I look back at the last six months and I feel guilty for letting things crash and burn the way they did. Then I remind myself to stop beating myself up. How difficult lockdown was for everyone. Everybody struggled their asses off with the situation didn't they? And add grieving in to the mix and of course it becomes unbearable. Ultimately we were just getting through each day as best we could and honestly, a little quieter part of me thinks we damn well deserve a medal for managing it. 

I hope and prey my children will look back at this time in their lives and think of all the fun things they got to do.
I hope they wont remember how much mummy and daddy cried. I hope instead they remember how much we hugged them.
I hope they wont remember how some days our grief was so strong we could barely get ourselves up and dressed. I hope instead they remember it as those awesome movie days where we got to stay in pyjamas all day and eat popcorn under our duvets. 
I hope they wont remember the lack of effort mummy put in to their school work either. I hope instead they remember all the freedom they got. All the Sabrina the Teenage Witch marathons they managed to get in. Or in Ivy's case - all the Baby Jake marathons.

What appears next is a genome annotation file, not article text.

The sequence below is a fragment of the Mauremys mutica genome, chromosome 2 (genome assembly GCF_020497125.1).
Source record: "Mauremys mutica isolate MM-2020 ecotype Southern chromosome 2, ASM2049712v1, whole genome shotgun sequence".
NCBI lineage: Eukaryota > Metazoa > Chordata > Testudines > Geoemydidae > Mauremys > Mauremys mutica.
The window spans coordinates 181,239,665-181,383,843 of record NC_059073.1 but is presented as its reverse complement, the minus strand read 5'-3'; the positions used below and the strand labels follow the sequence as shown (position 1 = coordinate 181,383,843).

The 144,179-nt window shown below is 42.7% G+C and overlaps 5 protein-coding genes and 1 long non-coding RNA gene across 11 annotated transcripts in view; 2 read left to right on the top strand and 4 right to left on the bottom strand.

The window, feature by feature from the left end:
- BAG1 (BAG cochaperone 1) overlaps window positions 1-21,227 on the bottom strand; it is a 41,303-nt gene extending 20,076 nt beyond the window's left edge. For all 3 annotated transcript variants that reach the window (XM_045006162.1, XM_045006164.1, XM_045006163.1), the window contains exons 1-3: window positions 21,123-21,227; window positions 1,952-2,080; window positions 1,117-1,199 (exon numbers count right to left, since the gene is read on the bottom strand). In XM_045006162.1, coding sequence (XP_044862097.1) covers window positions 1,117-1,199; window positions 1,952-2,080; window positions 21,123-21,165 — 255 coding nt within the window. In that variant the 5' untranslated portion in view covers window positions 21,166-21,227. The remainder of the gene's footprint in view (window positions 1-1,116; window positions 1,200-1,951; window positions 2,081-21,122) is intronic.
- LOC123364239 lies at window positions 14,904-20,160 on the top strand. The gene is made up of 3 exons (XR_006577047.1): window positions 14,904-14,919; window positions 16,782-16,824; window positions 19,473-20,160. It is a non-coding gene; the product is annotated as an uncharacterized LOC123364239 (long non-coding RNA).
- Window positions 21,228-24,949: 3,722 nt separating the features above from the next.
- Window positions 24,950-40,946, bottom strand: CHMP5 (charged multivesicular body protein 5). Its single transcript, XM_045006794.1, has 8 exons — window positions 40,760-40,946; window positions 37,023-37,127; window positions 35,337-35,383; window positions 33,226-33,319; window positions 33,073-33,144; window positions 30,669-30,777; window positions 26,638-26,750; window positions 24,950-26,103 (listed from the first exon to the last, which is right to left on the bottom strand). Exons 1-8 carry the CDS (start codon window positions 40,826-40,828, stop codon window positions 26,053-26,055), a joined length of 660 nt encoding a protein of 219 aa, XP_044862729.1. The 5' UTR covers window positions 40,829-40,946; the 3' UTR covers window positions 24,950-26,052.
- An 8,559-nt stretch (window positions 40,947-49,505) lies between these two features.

Or maybe, just maybe, they wont remember any of this at all. And that's okay too. 

And so here we are at the end of lockdown. 

Nobody knows what the future holds. Whether this tentative normal will keep on growing until this year becomes a distant memory entirely. Or whether when schools re-open next week we'll be sent straight back into quarantine within the month.

All I do know is that things are slowly, slowly, getting better around here. I'm starting to feel some hope for the future again and i'm starting to see it in my other half too. and in my children for a matter of fact. I see the excitement in their faces every time they talk about going back to school and when they talk about other upcoming events - their birthdays, halloween, bonfire night..then christmas. They're looking forward to the future and it makes me so grateful that this year hasn't taken away their ability to do so. 

Their are still devastatingly hard days more often than not. I broke down yesterday when sorting through Lily's school uniform and seeing the name tags that her grandma had painstakingly sewed in to each and every one of her pinafores. Little things can send you back into a spiral so quickly. And of course each and every single day is still tinged with the sadness of 'you should be around to see this.' Archers first day at school, Ivy's first birthday. There are so many events coming up that are going to be bitter sweet.

But there is light at the end of the tunnel once again. It may not be shining as bright as it once was but it's there, small and unassuming and quietly waiting for us.

We got through the last six months. We'll get through the next. My children are happy and they are healthy and things wont always feel this hard. There's still so much life left to be lived.